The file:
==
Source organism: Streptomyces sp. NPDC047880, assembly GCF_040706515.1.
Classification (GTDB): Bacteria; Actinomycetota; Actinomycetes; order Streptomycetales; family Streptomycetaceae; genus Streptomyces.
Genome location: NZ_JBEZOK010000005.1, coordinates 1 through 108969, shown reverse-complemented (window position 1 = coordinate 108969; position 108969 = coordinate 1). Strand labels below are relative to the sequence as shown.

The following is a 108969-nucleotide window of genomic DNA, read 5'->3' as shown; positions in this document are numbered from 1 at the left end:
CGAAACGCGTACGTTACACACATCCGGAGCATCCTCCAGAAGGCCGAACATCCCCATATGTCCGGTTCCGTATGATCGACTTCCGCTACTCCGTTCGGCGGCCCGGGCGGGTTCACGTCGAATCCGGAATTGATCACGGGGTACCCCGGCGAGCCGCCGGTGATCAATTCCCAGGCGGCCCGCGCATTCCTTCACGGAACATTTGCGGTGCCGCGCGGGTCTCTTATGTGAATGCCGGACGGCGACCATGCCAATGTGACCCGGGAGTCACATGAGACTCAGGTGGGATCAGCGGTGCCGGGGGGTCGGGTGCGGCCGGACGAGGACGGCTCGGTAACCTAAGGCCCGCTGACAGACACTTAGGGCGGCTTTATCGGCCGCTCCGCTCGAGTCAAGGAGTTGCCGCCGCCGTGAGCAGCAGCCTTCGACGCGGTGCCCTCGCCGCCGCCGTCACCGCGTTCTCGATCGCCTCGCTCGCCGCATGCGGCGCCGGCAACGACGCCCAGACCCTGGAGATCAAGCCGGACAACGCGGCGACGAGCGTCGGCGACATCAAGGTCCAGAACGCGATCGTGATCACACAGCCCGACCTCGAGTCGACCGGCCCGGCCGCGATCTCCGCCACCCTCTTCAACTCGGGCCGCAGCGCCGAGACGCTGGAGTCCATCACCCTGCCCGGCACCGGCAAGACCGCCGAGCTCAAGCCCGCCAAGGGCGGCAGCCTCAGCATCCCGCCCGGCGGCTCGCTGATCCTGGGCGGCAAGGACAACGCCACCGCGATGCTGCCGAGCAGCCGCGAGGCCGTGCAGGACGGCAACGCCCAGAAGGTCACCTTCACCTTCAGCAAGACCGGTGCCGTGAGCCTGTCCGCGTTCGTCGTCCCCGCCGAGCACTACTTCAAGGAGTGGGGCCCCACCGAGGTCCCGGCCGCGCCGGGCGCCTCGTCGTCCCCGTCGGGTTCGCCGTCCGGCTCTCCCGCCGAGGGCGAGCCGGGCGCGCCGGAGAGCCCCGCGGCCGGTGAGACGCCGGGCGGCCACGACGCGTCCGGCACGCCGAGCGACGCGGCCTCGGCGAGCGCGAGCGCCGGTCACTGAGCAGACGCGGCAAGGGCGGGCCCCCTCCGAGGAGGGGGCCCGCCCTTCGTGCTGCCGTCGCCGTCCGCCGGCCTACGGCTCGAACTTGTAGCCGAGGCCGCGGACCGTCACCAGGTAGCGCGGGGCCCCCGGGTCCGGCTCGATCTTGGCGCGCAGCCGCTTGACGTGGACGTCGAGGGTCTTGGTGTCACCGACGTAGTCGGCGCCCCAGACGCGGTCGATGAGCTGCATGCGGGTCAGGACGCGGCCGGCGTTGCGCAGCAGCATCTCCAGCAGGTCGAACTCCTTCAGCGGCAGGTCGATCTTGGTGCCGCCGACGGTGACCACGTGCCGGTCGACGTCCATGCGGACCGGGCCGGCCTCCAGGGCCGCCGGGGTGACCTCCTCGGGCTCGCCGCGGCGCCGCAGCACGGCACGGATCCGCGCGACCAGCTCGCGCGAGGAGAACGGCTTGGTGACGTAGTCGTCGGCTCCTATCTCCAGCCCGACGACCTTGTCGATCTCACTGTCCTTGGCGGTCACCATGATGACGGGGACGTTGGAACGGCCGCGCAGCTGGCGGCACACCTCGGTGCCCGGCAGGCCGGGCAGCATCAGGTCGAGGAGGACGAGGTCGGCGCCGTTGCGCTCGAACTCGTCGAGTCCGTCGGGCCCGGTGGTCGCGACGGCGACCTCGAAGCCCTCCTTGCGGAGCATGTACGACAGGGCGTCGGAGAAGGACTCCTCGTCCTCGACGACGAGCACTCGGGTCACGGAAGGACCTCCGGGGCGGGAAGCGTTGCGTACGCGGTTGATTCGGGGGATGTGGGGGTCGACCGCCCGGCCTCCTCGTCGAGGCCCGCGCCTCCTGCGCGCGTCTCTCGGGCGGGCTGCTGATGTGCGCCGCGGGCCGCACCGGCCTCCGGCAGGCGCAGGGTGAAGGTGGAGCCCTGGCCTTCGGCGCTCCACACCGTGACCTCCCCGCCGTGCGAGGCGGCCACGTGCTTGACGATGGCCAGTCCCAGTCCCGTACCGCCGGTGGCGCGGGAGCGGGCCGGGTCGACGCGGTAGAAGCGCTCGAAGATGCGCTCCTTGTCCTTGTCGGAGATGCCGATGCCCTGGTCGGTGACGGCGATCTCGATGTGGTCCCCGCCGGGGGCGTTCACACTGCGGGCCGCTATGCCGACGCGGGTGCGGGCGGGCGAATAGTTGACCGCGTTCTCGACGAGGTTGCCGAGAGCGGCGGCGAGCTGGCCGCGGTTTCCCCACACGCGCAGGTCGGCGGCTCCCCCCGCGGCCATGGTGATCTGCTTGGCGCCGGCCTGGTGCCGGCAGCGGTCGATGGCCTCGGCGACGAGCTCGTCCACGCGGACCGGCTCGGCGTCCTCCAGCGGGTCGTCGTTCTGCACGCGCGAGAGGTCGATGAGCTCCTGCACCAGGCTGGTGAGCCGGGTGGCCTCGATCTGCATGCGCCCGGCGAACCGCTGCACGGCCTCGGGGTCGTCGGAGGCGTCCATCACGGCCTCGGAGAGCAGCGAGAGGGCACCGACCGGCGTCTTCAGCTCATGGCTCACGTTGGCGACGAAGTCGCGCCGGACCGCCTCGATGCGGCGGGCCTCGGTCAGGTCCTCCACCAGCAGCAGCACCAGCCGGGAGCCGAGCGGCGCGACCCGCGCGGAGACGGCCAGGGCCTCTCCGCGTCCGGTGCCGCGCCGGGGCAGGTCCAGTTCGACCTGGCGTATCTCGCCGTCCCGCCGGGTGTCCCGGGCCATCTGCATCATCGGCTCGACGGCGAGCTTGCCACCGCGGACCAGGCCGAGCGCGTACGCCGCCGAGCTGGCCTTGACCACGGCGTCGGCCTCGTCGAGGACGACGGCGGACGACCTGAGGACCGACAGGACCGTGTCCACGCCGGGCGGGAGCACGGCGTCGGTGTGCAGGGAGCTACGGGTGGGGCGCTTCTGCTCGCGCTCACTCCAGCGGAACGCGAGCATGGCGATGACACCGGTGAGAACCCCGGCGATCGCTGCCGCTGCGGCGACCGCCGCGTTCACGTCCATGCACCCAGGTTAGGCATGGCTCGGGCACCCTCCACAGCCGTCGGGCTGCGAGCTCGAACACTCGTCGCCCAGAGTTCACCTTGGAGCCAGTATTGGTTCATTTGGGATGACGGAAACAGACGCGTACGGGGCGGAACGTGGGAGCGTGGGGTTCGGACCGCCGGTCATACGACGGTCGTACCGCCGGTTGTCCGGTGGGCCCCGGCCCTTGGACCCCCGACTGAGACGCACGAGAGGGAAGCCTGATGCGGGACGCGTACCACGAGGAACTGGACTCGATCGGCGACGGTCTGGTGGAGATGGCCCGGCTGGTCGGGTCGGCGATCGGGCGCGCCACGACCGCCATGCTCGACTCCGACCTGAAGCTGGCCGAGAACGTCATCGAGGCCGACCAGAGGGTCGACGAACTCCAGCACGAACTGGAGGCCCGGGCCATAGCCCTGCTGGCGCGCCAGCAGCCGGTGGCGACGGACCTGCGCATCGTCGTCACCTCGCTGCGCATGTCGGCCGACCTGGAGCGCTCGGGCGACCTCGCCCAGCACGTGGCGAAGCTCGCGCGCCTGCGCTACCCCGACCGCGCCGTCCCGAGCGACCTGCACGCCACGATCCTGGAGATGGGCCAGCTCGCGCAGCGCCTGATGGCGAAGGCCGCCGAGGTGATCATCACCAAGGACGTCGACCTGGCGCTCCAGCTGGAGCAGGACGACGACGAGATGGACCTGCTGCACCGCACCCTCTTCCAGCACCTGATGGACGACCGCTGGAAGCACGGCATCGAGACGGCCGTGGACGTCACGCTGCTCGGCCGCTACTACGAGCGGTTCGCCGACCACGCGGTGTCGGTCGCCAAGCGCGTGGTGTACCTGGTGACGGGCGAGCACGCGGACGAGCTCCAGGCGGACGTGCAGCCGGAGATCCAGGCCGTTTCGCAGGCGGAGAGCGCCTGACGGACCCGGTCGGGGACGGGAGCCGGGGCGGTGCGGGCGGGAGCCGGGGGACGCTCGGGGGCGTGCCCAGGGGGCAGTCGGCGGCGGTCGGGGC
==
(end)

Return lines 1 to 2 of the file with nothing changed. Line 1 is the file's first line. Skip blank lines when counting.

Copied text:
Source organism: Streptomyces sp. NPDC047880, assembly GCF_040706515.1.
Classification (GTDB): Bacteria; Actinomycetota; Actinomycetes; order Streptomycetales; family Streptomycetaceae; genus Streptomyces.